Whew!  What a weekend.  The “Great Seattle Boat Show” weekend is always a fun one for us – something we look forward to much as others likely look forward to Christmas morning.  We love wandering the aisles of the show, looking for things on our “list,” walking aboard vessels on Lake Union and seeing friends who come out for the show.  It’s the gathering of the tribe of boat nuts.


This is on N63 Peregrinations, but one of the options that we are looking at…
The Simrad Follow Up


Last year we were shopping for nav system “stuff” with the help of Larry from Emerald Harbor.  We weren’t planning to do the giant project for a few years, but alas, we did as evidenced by the gleaming Furuno screens now residing in the pilothouse.  This year we are looking for new auto pilots (again with Larry’s help), an updated Waggoner Guide (our smallest purchase for sure), a new sea kayak that is meant for NW waters vs. our existing warm water sit-on-top-kayak, and we are considering trading out our dinghy.  Hours of fun!


Alison’s kayak – what shall we name it?  The rep suggested “Don’t Flip Over”…



The weekend started with a fun gathering on Red Rover of friends Dale and Glenda (of N43 Serenity) down from Alaska for the show, and some local peeps with extensive Alaskan knowledge – Sam, Laura and Kevin of Slow Boat fame.

On Saturday morning, we hosted our first Nordhavn Dreamer open house.  What fun!  I think we might have to do that again.  We decided to have a little dreamer open house after a lot of banter on the Nordhavn Dreamer Groups (a message board of sorts) about the Seattle Boat Show, people traveling to see Nordhavns (only one in the show) and a long story about wife “eye rolling” around this Nordhavn thing.  Well that eye rolling commentary got me going.  If you’ve read this blog you know that I have no intention of being “the Admiral” (I call myself the Deck Boss) and that I was actually the one who said, “hey let’s live on this boat.”  Enough with husbands saying their wives are rolling their eyes already. So….we had an open house.  With mimosas of course.  It’s Boat Show time of year – celebrate! We had 11 guests all of whom were so delightful to chat with.  Some of them even left exchanging contact information with one another.  Completely consistent with the Nordhavn community that is a big part of owning this boat.  We love our boat to distraction and talking about her with other Nordhavn enthusiasts?  Nothing more fun than that!


Boat Show Mimosas!
Lively Nordhavn conversations!
Lugger Lovers!
Zoe and her Rocket!


Saturday afternoon was spent wandering the indoor show.  We went to one Boat Show University class but found that perhaps we were more graduate student level boaters.  More wandering.  And a new kayak purchase – an Eddyline Skylark that will be perfect for exploring the bays and inlets that Red Rover brings us to.  Surprisingly I opted for the blue hull (not red?  Gasp) and will pick up my new boat and Werner “Puget Sound” patterned paddle at the end of the show.  So excited!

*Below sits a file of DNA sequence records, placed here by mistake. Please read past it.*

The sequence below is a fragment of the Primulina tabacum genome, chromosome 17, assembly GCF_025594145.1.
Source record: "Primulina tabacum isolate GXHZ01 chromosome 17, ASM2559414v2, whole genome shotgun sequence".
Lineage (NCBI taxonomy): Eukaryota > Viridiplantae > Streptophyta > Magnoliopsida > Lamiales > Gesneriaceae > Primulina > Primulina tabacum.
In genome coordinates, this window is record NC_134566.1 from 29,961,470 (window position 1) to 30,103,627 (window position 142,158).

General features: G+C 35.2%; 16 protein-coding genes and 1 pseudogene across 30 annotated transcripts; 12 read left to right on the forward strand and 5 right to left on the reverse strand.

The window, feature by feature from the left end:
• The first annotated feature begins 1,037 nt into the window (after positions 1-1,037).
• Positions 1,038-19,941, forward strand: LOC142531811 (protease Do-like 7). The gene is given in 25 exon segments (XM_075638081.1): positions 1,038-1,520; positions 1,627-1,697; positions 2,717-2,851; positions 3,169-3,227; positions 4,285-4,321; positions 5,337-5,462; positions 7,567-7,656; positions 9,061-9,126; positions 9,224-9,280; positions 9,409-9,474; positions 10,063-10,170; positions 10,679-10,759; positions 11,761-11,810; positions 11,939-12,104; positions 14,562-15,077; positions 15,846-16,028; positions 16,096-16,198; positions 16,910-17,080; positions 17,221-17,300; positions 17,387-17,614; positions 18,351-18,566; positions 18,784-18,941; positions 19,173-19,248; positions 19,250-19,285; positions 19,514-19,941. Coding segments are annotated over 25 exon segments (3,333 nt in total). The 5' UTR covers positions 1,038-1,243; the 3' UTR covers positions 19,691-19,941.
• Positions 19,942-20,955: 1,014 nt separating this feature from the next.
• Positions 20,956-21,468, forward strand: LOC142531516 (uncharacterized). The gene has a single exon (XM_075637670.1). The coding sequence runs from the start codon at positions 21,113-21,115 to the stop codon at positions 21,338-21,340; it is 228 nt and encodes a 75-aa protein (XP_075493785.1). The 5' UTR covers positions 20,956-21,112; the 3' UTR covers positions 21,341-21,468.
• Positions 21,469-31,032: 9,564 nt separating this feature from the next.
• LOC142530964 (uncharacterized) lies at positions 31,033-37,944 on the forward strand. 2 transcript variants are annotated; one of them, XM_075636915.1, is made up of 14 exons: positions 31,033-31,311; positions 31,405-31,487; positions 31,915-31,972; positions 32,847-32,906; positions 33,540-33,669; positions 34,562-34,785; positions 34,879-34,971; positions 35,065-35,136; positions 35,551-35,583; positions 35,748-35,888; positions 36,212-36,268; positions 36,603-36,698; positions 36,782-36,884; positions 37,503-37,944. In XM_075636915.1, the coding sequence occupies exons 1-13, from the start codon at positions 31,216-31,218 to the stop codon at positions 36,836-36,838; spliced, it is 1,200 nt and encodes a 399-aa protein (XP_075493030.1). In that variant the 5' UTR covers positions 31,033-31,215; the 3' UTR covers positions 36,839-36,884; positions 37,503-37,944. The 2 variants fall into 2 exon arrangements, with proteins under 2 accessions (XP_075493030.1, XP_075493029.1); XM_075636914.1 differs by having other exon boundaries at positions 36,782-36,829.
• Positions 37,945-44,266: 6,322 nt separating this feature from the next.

On Saturday evening we went to the Nordhavn owner’s event at the Seattle Yacht Club Elliott Bay outstation, hosted by PAE.  Now Kevin and I are extroverted introverts.  We don’t traditionally do well in large parties and tend to run and hide.  But our friends Tom and Linda (N57 Meridian) and Dale and Glenda (N43 Serenity) were going to be there as well as Scott and Brad from Emerald Harbor who we think are the bees knees.  So we figured we’d be ok.  We walked up to a building with almost 100 Nordhavn owners in it.  Amazing.

The event was fun!  In fact, Kevin was probably one of the last owners there.  I dragged him out as Dan Streech (President of PAE, which is the parent company of Nordhavn) was plugging in a vacuum cleaner.  (Hello, he is behind the vacuum?  I love that – a president title and not above helping with clean up.)  I have to say, we have wanted to meet Dan for many years, ever since we became Dreamers.  We first watched the Nordhavn North Atlantic Rally (NAR) video back in 2008(ish) and learned about Dan and his partner in PAE, Jim Leishman.  And we were hooked.  Big time.  I think we’ve watched that video over 50 times since then. Most recently last week sitting on Red Rover. Seriously.  So meeting Dan was just fantastic.  He is as honest, down-to-earth, interesting, kind and knowledgeable in person as he comes across in the video and his interactions on the Dreamers and owner’s sites.  What a pleasure.  He probably thought I was a little silly as I told him all of this but he did give me a hug, so apparently I wasn’t too nutty.


Anyways, we talked to other owners, the ever- incredible-Lugger Bob (who had previously spent a day on our boat, in our engine room), our friends at Emerald Harbor and some of their spouses for the evening.  It went too quickly. What incredible, smart, interesting and down-to-earth people.  It felt like talking with people we’d known our entire lives.  It’s all about a shared passion – these amazing world-traveling trawlers.  But I think it is also about a personality type that lives behind the boat owners – people who are curious, thoughtful, kind and not hung up on themselves.  I mean these are people that own boats that are valued from over $500K to many millions of dollars.  But that doesn’t matter.  These are real people who are open and wonderful.  It was amazing.  We can’t wait to go to the PAE 40th anniversary party in Dana Point in April.